Hold your head up high
Barry C Chung
As a child, Paul Chan Lai-cheung grew up surrounded by Chinese art. His father, Bun, laboured daily at a small paper shop in Central. On the side, Bun would make and sell Big Head Buddhas: papier-mache masks worn by performers at Chinese festivals. At the age of 10, Chan decided to help out his dad, who worked incredibly long hours. His family chipped in, too.
'Sometimes we would try to surprise him when he came home,' explains the now 62-year-old Chan. 'We would try to complete half the work he wanted to finish that night. Doing that was a lot of fun for the whole family.'
Bun had another artistic talent: he made lion heads, the ones used at lion dances, and sold them at the shop. However, at the time, Chan never learned how to make them. Making lion heads is more complicated. It was not until he returned from the US, in his late 50s, that he asked his father to teach him how to create lion heads.
'He was very surprised and happy, because his technique would be passed down to his son and possibly spread to the community,' recalls Chan. 'When I came back to Hong Kong, I knew I wanted to do something involved with Chinese heritage, something passed down from my family. So that's why I started to learn how to make lion heads.'
Chan lived and worked on and off in the US for 13 years. He ran a Chinese restaurant and was a guest lecturer for Chinese cultural affairs at various schools. You might even say he was a bit of a local celebrity, twice given a citizen award and once given the key to the city of Greer, in South Carolina. And he's got the photos to prove it.
Today, Chan is retired and lives in Hong Kong. He's never forgotten how to make Big Head Buddhas. Nor has he lost the desire to spread Chinese culture to youngsters. He conducts workshops to teach students how to make Big Head Buddhas and lion heads.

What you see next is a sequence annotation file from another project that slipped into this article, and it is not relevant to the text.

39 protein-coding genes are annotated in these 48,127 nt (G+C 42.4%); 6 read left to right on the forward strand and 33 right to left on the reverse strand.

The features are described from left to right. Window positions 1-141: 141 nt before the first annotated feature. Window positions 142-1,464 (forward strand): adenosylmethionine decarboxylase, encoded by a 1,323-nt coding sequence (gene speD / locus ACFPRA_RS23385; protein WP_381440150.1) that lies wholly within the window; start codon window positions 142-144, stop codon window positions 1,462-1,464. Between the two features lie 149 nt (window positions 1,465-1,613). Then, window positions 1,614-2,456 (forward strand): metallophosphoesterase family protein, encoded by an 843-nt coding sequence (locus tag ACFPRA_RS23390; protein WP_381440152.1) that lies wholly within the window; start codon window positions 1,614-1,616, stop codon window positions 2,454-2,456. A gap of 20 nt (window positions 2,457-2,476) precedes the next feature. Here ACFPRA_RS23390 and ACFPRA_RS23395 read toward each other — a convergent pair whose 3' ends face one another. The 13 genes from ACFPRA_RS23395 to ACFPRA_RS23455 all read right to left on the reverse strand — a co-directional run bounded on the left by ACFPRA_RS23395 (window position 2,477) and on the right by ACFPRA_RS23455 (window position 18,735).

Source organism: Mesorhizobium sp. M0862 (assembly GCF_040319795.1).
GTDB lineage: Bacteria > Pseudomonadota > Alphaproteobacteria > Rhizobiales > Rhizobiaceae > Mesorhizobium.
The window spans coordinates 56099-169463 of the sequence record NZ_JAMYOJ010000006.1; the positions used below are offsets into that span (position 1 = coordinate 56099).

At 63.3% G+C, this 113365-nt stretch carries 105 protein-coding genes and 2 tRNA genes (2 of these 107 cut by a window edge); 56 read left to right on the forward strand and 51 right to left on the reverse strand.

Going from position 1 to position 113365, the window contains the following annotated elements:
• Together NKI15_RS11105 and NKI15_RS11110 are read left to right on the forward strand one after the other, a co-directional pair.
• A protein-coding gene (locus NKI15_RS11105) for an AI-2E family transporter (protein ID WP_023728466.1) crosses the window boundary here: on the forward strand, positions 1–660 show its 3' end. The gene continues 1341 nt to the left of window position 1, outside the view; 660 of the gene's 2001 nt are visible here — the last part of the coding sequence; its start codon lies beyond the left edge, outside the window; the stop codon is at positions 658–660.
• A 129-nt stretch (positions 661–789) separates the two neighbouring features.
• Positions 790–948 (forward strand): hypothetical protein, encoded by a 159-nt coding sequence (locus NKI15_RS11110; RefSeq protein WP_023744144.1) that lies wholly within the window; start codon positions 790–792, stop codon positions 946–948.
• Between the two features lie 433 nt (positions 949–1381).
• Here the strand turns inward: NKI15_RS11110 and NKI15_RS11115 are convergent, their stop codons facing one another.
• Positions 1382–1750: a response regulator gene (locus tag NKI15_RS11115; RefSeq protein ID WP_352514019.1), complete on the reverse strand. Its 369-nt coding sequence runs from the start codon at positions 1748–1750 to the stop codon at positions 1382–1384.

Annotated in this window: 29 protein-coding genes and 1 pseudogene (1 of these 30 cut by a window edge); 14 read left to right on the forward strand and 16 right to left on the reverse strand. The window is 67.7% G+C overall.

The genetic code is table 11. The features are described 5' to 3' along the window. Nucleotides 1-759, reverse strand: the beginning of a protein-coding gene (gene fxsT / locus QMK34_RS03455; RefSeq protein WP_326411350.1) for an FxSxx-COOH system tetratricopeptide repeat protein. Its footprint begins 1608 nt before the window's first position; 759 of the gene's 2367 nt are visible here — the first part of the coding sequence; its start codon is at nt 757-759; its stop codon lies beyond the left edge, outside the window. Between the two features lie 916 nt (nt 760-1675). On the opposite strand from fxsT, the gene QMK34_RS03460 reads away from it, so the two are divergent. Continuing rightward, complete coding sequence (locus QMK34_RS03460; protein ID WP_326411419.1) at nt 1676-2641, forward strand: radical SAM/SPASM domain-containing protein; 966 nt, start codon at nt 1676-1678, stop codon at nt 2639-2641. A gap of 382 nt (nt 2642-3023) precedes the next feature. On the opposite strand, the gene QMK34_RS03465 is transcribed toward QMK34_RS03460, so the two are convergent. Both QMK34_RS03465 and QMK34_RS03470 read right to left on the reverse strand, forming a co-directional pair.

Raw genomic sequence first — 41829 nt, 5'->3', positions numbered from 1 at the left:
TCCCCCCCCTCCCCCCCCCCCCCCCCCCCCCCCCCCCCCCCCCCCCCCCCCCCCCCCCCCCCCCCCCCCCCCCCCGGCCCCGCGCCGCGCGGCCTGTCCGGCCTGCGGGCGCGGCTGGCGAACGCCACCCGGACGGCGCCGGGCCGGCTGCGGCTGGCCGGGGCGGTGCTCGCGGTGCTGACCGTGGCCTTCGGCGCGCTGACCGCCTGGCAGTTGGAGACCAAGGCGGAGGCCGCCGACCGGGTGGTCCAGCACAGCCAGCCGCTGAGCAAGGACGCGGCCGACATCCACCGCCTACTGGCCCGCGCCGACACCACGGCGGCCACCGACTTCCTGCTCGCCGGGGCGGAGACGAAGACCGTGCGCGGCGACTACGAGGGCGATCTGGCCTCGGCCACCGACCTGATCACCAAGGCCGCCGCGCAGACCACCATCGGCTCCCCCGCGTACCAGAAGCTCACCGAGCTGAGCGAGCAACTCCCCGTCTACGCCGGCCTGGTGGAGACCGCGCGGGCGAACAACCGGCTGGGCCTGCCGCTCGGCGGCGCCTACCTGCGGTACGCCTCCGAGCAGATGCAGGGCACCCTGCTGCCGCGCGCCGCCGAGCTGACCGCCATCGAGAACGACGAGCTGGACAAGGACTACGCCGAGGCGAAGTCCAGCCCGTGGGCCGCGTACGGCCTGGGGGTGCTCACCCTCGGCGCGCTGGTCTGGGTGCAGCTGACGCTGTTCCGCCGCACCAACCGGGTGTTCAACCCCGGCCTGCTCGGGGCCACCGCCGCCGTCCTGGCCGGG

His most recent workshop was at HKICC Lee Shau Kee School of Creativity, where he taught a Form Four class how to make lion heads. Students teamed up, working on different sections to come up with one single lion head.
'The most difficult part is the frame,' explains Chan. Bamboo sticks are tied together with bamboo skin, or string, in the shape of a 'D' to form the frame. He continues: 'Twisting the bamboo skin to create different angles is not easy. It's one of the most important things to help secure the sticks.'
After making the frame, metal wiring is added for reinforcement. Glue is then applied to strips of paper, which are placed on top of each other to form a solid layer of skin. By adding and adjusting layers of paper, shapes are formed to create the outlines of the head, cheeks, eyes and ears.
The inside of the lion head has strings attached to metal wires that operate the eyes, ears and jaw. A tug here or there makes them move. The final touch involves painting the outer layer and adding decorations.
Today the small paper shop in Central no longer exists. Chan guesses the place that gave birth to countless lion heads was torn down more than 20 years ago. He hopes to preserve that part of our heritage by passing down the knowledge endowed to him by his father - though he's unlikely to receive a key to our city.